"For one human being to love another; that is perhaps the most difficult of all our tasks, the ultimate, the last test and proof, the work for which all other work is but preparation." –Rainer Maria Rilke
Well, loving someone surely is a difficult task when who you love becomes a deciding factor for your travel choices.
The term ‘travel’ and its connotations should denote positive vibe, experiences, adventure and enjoyment. Yet for many LGBTQ+ travelers from around the world, the reality of travelling can often be a very different picture.
Unlike straight people, the LGBTQ+ travelers have a lot on their plate when it comes to traveling to different parts of the world, right from choosing the destination that is safe as well as friendly towards them being part of the LGBTQ+ community to what they should wear, or simply hugging their loved ones in the public, they need to always be on guard in most parts of the world as they might land up in a prison or worse, even prosecuted.
Here are 10 problems that the LGBTQ+ community have to face while traveling which the straight people never experience.
1. Visiting Countries which have Anti-LGBTQ+ Laws in Place
Imagine wanting to visit a country that has been on your bucket list since childhood but you cannot because you might just be prosecuted for being openly gay? It would be easy for LGBTQ+ travelers to avoid visiting countries which discriminate against them, but this would mean missing out on some amazing places and fascinating cultures. Traveling to new countries itself has its own challenges for many but it certainly brings extra burden to the LGBTQ+ travelers when they have to consider their legal rights in these countries.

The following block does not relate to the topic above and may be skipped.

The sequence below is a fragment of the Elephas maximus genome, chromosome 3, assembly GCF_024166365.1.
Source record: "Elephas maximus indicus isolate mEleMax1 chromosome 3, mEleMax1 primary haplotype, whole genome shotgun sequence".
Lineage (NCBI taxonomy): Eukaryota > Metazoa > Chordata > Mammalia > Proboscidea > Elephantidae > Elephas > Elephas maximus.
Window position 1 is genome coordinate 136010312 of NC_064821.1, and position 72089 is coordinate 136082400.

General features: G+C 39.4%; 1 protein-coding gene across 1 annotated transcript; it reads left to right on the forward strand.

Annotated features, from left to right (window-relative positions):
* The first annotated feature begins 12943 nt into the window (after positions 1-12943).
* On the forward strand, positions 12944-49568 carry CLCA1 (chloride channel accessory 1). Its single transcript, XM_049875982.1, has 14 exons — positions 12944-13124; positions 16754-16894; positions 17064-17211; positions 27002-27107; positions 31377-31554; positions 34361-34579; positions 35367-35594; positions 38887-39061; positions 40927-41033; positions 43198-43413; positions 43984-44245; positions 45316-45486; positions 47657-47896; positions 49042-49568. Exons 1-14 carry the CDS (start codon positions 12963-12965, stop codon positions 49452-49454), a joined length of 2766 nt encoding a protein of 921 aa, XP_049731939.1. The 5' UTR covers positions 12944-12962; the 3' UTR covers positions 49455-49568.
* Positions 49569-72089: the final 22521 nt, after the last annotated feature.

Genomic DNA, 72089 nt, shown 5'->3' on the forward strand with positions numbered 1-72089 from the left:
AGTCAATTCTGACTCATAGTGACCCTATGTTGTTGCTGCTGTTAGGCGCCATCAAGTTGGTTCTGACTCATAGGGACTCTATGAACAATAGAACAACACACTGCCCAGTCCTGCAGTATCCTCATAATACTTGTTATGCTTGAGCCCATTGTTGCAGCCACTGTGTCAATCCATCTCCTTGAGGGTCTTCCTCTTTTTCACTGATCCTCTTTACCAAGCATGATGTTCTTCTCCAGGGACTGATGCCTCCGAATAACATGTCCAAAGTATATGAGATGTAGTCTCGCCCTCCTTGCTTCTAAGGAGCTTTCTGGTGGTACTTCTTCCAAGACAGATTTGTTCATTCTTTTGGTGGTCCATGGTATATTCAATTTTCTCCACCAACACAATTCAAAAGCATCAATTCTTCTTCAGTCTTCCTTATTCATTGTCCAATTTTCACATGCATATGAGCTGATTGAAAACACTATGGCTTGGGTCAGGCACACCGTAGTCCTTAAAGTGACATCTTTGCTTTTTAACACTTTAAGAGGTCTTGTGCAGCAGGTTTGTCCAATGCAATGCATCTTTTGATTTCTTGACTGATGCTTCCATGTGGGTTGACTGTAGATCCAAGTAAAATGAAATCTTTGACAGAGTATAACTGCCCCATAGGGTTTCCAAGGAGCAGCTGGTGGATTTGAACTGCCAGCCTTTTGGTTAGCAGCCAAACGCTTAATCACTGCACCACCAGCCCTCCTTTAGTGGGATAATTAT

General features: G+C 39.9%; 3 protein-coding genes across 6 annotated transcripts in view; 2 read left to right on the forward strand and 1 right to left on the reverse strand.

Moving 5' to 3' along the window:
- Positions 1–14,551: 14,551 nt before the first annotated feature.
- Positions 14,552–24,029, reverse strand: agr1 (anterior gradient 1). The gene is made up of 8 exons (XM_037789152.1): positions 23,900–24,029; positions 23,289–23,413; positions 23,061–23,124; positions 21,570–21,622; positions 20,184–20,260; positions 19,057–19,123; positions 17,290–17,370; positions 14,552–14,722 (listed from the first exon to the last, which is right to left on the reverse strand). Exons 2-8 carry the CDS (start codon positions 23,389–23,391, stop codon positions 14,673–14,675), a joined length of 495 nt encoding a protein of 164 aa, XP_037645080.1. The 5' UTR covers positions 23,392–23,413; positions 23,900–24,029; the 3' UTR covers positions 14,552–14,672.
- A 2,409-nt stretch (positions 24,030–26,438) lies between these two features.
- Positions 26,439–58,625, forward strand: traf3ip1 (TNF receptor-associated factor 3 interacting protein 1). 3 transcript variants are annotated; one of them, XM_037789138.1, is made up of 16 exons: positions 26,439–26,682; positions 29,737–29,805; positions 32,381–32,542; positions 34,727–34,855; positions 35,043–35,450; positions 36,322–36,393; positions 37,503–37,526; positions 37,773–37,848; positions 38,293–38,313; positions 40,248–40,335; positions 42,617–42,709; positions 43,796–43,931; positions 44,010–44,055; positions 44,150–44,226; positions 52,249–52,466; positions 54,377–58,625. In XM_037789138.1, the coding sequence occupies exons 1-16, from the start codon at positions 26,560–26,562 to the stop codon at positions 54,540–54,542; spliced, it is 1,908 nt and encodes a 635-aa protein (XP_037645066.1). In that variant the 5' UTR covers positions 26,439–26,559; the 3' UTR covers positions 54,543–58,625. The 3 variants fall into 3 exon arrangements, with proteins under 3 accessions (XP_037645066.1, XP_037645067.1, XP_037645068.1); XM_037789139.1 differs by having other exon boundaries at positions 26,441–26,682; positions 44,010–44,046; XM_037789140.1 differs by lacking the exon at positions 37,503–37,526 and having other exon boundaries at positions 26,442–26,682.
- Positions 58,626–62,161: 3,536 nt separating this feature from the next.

2. Visiting Countries that are LGBTQ+ friendly Culturally
Sometimes, it's more important to understand the cultural acceptance of a place or country in general irrespective of what the local law says! Yes, my friend, a boy kissing a boy or a girl kissing a girl might be frowned upon and even poked fun at in many places where the law might be more liberal to the LGBTQ+ family, something a straight person might never have to consider while traveling.
3. Finding a Flight/Layover that doesn't Involve a Life in the Prison
Now, finding the cheapest flights even if that means long layovers have always been something that's a top priority for all travelers alike. Well, not really because sadly some LGBTQ+ travelers will specifically opt for flights with transfers through airports where there is no risk or fear of arrest or invasive questioning even if that meant paying 3 times more.
4. Gender Segregation related Discrimination
From hostel dorms to security lines, even while using a rest room, for many trans and gender-nonconforming travelers, gender segregation is an ongoing and additional headache. Many systems require airport security agents to assume the biology of the person passing through the body scanner. Naturally, this can upset or embarrass many LGBTQ+ people who may be unnecessarily flagged for additional checks or questioning, sometimes even leading to harassments.
5. Public Display of Affection being Mocked
Don't we all want hug our loved ones when we experience our first snowfall together or witness a spectacular sunrise after a tiresome trek?
Even, while walking on the streets as a couple, the most common thing do is to hold hands of your partner. But, this is not true for many LGBTQ+ couples.